‘Be kind’

There’s a famous quote about this concept: “Be kind for everyone is fighting a battle you know nothing about.” 

For as long as I’ve know him my friend has used a version of this quote along with a Scripture reference at the end of his email messages after his name.

I haven’t located the original source of the quote. It seems to have been attributed most often to a variety of Greek philosophers and on occasion to a handful of modern-day bloggers.

No matter who first said it the point is clear and a good reminder to all of us. 

And Colossians 3:12 says it even better: “Therefore, as God’s chosen people, holy and dearly loved, clothe yourselves with compassion, kindness, humility, gentleness and patience.”

So when someone in the service industry is rude to us or our friend doesn’t return our calls and texts we should respond with kindness and love, showing grace, rather than getting upset.

If someone close to us chooses not to share about a health concern or difficult situation he or she is facing, we can find other ways to support and care for him or her. We can still pray without knowing the specifics — and we can always be kind.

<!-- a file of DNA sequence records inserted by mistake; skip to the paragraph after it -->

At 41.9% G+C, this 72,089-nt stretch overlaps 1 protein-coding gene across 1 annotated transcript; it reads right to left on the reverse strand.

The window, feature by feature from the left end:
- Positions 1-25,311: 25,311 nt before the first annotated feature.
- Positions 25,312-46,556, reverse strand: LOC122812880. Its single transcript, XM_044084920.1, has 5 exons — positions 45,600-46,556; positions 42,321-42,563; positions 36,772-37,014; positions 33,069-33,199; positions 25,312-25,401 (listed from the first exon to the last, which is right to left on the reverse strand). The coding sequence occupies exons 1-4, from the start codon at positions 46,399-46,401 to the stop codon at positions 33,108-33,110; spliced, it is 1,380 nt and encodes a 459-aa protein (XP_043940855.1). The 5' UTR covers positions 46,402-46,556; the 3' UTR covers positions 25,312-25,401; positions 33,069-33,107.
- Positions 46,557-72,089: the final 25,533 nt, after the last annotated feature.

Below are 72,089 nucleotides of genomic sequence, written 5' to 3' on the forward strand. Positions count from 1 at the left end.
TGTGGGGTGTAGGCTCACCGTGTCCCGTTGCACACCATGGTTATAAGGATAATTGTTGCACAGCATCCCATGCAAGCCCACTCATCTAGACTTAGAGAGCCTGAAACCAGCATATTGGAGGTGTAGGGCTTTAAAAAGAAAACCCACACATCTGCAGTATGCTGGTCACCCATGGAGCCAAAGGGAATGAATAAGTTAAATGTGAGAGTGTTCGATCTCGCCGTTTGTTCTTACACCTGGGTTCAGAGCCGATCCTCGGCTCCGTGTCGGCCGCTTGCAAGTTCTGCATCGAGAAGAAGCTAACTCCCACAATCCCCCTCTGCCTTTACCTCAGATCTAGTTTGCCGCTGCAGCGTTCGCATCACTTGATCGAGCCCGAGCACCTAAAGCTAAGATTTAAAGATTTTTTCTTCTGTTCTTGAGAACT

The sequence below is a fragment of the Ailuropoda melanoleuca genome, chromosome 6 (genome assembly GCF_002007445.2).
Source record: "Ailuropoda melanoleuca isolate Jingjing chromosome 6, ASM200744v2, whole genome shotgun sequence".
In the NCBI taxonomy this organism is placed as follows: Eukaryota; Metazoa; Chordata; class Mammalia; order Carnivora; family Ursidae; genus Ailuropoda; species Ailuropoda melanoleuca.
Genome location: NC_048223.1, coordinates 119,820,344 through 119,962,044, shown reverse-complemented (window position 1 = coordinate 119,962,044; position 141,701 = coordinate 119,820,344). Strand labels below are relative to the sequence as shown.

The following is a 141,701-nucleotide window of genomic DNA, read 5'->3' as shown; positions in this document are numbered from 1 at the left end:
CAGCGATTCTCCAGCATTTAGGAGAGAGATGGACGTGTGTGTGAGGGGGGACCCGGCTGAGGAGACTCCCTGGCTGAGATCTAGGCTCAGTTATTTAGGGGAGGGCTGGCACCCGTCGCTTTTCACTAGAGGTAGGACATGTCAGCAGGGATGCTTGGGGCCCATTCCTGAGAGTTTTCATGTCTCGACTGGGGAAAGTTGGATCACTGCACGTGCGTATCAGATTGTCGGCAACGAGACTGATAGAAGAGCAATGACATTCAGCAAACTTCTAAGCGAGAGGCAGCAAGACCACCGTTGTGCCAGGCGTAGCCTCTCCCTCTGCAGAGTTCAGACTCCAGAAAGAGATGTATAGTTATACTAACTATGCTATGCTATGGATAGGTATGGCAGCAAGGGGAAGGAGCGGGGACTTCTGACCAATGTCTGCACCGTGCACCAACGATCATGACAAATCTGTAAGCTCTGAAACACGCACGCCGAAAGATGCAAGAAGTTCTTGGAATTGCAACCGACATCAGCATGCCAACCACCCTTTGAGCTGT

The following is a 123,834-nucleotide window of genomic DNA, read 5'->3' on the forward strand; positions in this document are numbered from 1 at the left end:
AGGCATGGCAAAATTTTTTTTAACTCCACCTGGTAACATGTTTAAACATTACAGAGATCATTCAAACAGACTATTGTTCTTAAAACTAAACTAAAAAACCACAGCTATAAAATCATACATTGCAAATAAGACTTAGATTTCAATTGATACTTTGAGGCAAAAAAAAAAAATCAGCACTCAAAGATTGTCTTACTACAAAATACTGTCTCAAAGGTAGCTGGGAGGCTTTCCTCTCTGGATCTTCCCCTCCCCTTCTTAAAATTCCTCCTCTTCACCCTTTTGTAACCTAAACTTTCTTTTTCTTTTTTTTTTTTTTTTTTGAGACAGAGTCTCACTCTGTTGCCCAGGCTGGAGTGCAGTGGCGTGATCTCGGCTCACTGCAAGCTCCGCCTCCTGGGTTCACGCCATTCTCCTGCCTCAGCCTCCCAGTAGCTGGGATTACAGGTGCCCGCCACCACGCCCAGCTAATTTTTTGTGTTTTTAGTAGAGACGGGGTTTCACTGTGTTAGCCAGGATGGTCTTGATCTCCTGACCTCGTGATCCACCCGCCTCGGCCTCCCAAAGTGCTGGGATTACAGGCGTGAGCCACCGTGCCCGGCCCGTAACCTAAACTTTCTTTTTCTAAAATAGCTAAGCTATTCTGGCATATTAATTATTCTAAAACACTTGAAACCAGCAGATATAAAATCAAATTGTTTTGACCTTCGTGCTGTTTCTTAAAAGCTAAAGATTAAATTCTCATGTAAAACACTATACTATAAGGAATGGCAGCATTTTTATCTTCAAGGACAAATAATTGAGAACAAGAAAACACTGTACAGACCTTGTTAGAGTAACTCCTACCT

—Jennifer Davis Rash

To the fathers out there — sometimes it’s the little things, the routine moments that make the biggest difference

Sometimes things don’t work out like you planned. You can pitch a fit, get angry and pout about it — or you can adapt. 

That’s a lesson my daddy has modeled for me my entire life.

It might mean an obstacle like a flat tire causes you to miss an important appointment. 

Or maybe a team member fails to carry his or her weight and you have to pick up the slack.

It could be any number of unexpected events that disrupts your day. The best way forward is to assess the situation in front of you, adjust to take care of it and work to get back on track as best you can.

It also may mean changing your plans entirely if the derailment is severe enough — but if that’s what you need to do, then that’s exactly what you do, says my dad.

Living on a farm in rural Alabama offers a special opportunity to be surrounded by the beauty of God’s world, experience a calmer existence and participate more fully in the daily moments of family.